Co-winner of the César (the French Oscar) for Best Picture of 1983. That’s no guarantee of excellence.
A Bit of Plot…
Adolescent Suzanne (Sandrine Bonnaire, Monsieur Hire) deploys sex like a mousetrap to lure men and teenage boys to her bed or any other convenient, reasonably comfortable location. Her reckless promiscuity gradually takes shape as a statement of rebellion against an overbearing and vitriolic family, and especially her father (played by director Maurice Pialat). While Suzanne’s parents confront the harsh realities of an unraveling marriage, the teenage girl struggles with the meaning of relationships and the fundamental human desire to connect with other people. The sex is great, but the thought of real, emotional intimacy terrifies the young woman.
Criterion delivers a superb print with crisp Dolby 2.0 audio and a wealth of extras spread across the two-disc set. Video and audio meet Criterion’s customarily high standard, although the stereo soundtrack, while clean, lacks sonic dispersion across the front stage.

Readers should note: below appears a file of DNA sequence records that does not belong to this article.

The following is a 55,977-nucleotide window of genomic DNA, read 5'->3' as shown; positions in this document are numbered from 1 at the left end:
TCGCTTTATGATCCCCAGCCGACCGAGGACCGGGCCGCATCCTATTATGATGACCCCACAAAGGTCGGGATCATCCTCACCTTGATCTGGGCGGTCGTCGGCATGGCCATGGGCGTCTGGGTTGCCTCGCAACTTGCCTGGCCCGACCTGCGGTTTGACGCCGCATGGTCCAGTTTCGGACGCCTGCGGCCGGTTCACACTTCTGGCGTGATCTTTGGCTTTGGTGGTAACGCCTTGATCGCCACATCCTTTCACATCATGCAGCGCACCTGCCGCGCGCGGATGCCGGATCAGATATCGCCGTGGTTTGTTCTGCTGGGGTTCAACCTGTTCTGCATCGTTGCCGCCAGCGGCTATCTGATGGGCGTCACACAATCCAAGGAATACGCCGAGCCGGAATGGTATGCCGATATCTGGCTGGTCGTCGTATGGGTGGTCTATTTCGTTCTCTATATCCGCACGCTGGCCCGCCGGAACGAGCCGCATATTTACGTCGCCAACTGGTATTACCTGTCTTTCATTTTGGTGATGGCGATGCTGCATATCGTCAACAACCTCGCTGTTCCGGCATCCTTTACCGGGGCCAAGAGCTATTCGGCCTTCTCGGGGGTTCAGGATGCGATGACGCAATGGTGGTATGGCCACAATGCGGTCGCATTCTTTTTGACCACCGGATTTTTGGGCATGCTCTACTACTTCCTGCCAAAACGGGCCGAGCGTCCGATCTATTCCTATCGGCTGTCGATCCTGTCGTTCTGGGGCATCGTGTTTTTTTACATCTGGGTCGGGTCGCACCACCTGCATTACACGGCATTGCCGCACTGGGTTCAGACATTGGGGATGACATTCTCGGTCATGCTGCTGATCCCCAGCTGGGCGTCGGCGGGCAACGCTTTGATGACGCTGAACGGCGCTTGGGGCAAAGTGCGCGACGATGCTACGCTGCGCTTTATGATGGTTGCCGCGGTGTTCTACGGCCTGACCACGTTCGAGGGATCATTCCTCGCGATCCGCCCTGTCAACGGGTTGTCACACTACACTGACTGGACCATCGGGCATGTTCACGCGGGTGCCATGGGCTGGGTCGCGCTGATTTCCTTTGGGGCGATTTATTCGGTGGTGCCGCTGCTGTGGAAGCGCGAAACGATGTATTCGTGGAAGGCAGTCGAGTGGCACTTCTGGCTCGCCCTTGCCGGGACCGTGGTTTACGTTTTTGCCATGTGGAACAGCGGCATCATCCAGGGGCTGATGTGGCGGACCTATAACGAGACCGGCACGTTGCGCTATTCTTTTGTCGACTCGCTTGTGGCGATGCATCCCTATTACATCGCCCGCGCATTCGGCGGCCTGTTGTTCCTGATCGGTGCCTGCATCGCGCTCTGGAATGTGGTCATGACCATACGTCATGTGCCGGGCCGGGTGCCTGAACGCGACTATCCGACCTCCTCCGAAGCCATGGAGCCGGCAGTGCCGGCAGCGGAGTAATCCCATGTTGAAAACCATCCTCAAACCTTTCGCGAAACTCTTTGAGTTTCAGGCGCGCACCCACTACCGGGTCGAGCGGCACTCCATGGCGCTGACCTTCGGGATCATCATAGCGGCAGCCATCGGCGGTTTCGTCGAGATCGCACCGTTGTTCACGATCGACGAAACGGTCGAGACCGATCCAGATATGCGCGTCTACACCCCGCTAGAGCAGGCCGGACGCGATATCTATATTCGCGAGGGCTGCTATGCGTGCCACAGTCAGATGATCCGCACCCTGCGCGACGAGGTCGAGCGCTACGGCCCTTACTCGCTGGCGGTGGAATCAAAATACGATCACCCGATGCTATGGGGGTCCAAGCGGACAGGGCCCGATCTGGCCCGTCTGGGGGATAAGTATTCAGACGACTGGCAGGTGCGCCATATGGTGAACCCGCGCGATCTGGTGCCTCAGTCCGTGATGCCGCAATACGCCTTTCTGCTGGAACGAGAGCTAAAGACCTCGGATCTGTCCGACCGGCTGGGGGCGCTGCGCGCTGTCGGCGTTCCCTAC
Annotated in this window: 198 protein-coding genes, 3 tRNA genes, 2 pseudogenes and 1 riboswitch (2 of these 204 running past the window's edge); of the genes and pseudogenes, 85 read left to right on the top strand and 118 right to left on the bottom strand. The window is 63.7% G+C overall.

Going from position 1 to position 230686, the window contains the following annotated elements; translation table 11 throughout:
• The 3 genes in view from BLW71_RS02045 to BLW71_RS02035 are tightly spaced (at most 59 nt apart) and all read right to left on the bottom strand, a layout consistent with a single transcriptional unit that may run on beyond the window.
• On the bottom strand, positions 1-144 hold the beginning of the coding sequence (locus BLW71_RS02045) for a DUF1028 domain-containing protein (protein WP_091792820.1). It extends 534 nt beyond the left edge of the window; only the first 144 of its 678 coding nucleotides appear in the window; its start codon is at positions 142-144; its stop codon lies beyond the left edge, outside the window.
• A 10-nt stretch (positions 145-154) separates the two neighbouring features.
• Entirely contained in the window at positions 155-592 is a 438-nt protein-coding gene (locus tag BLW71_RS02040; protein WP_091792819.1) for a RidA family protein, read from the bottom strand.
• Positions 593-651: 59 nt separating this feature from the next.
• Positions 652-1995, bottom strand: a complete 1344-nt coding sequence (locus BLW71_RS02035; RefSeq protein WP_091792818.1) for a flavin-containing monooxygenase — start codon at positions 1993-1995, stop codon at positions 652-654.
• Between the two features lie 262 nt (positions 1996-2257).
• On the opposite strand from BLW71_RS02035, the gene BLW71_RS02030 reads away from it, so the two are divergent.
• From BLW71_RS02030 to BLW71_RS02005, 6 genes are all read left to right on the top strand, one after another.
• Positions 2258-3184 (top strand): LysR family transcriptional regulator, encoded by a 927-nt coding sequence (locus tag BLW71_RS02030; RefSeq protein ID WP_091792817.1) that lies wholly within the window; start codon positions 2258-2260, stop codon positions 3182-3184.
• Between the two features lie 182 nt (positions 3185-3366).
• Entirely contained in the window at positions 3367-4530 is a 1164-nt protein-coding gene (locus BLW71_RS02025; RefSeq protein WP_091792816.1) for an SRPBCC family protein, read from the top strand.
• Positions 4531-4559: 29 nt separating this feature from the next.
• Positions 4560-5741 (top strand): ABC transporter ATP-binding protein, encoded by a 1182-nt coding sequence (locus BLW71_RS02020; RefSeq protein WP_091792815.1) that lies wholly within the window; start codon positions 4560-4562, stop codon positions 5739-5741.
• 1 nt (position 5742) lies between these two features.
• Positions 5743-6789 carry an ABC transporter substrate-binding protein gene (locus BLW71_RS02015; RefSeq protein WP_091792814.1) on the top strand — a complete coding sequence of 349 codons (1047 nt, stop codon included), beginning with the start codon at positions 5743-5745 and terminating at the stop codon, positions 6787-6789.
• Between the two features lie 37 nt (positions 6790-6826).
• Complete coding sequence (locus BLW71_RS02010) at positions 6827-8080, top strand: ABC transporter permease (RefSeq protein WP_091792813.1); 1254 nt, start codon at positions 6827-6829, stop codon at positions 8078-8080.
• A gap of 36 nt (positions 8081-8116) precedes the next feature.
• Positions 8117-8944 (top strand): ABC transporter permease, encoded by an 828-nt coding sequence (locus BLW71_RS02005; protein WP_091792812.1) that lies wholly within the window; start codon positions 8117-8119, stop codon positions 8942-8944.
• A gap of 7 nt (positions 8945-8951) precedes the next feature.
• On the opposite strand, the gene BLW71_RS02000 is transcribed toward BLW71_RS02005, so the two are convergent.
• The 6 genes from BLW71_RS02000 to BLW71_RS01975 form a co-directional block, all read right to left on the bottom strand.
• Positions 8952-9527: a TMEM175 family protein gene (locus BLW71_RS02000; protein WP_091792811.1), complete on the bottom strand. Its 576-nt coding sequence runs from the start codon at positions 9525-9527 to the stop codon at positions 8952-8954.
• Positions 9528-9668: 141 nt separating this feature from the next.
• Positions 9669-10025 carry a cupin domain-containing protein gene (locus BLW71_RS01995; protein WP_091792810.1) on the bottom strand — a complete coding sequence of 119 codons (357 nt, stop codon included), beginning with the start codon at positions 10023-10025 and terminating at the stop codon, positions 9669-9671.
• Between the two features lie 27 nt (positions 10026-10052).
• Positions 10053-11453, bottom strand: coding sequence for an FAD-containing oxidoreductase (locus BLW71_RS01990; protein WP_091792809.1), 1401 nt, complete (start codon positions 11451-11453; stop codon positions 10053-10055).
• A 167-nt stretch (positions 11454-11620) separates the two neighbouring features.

A 2003 interview with star Bonnaire is perhaps the most revealing feature as the now-grown woman talks about her reaction to playing a hypersexual teenager. An archival interview with the director on the set offers insight into Pialat’s intent with the material, but the recent interview with filmmaker and writer Catherine Breillat is more illuminating. Her comments on Pialat’s film are filtered through Breillat’s own ideas on sexuality, female empowerment and familial dysfunction — all key themes of À Nos Amours. Breillat is an unapologetic feminist and real firebrand who has written or directed numerous films. As an actress, she played a supporting role in Bertolucci’s Last Tango in Paris.
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